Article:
City Solicitor Roger Therriault said if nothing is done, the city could revoke DiBenedetto’s ability to maintain the fence and park on the property, and proceed against Serban for his code violation.

“If you two can’t figure this out, that’s where we’re headed,” he said. “… Nobody’s going to be happy with that.”

The council has not yet addressed a sale price for the parcel. City Manager Bill Giroux said he could draft an order on the disposition of the land, with Serban as the owner and DiBenedetto having the easement, and meet with them on its terms. The matter would then return to the council for a vote.

Sinclair suggested that it be stated in that order “that if either of them declines the opportunity to purchase (the parcel or the easement) at whatever price or prices we have set, then the other party will be granted the opportunity to simply buy the parcel outright, at the sum of those two prices.”

Councilor Andrew Winglass agreed with that direction, noting that “this item has been on the docket here for too many years, for too many times, in too many different versions. I think that the council is trying to satisfy both parties in this instance. … The city does not want this land, so one way or another this is going.”

Winnegance liquor license

The City Council also voted 4-2, with Councilors Merrill and Sean Paulhus opposed and Sinclair abstaining due to a conflict of interest, on a liquor license for the Winnegance General Store that would allow on-site consumption of alcohol in a cafe setting.

Holly Snowdon of West Bath is managing the 36 High St. business for owner Jennifer Greene. While the council approved a liquor license for Greene earlier this year, she ended up not going through with it, so Snowdon as the new manager had to reapply.

“I’m not sure whether I realized there was an intent to consume alcohol on the premises,” Merrill said.

Andrea Tebben, who runs a day care at her abutting 40 High St. home, noted Winnegance’s outdoor patio and expressed concern over the consumption of alcohol so close to where children spend time; her business is about 70 feet from Winnegance, door-to-door, she said.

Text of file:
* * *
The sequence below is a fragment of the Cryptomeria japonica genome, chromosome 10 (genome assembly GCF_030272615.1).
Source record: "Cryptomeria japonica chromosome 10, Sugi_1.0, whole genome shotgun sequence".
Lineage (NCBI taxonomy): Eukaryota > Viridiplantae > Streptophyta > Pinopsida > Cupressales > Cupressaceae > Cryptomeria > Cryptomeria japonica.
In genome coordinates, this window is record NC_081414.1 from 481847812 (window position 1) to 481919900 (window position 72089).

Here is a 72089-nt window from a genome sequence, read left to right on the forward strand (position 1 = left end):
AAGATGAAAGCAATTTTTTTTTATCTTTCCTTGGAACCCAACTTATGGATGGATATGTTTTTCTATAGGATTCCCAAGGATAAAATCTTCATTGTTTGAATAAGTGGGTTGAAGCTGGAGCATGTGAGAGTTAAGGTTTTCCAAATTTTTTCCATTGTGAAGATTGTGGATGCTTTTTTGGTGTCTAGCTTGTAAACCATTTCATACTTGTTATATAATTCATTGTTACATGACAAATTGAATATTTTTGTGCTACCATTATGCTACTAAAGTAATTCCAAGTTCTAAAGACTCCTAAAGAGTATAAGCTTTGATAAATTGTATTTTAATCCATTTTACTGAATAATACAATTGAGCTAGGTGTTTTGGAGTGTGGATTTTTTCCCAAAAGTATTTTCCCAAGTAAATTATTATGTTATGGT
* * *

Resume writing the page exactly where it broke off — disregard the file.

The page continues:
Tebben, who noted that she did not mind just the sale of alcohol at Winnegance, said she had applied that day for her day care to become a licensed preschool. The state requires establishments with consumption licenses to be at least 3,300 feet away from schools and churches, but day cares are not included in that restriction, Tebben said.

Snowdon said she would maintain Winnegance as a respectable business and environment. The business would serve as a convenience store serving light food and beer and wine, and there would be no bar nor hard liquor, and the store would close around 8 p.m., she added.

With the application for a preschool likely to clash with the nearby cafe with alcohol when considered at the state level, due to the close proximity of the two, “it’s something the state will have to straighten out” when receiving the application, Therriault said.

Tebben said her application could be granted within three months.

Merrill noted that if the council allowed the consumption license, the panel would be voting against a preschool, “a very needed service here in Bath.”

But since that preschool does not yet exist, and with the liquor license application in order, the council was limited in its ability to deny the license, Therriault said.

Alex Lear can be reached at 781-3661 ext. 113 or [email protected]. Follow him on Twitter: @learics.

A Maine native and Colby College graduate, Alex has been covering coastal communities since 2001, and currently handles Bath, Topsham, Cumberland, and North Yarmouth. He and his wife, Lauren, live in the Portland area, and Alex recently released his third album of original music.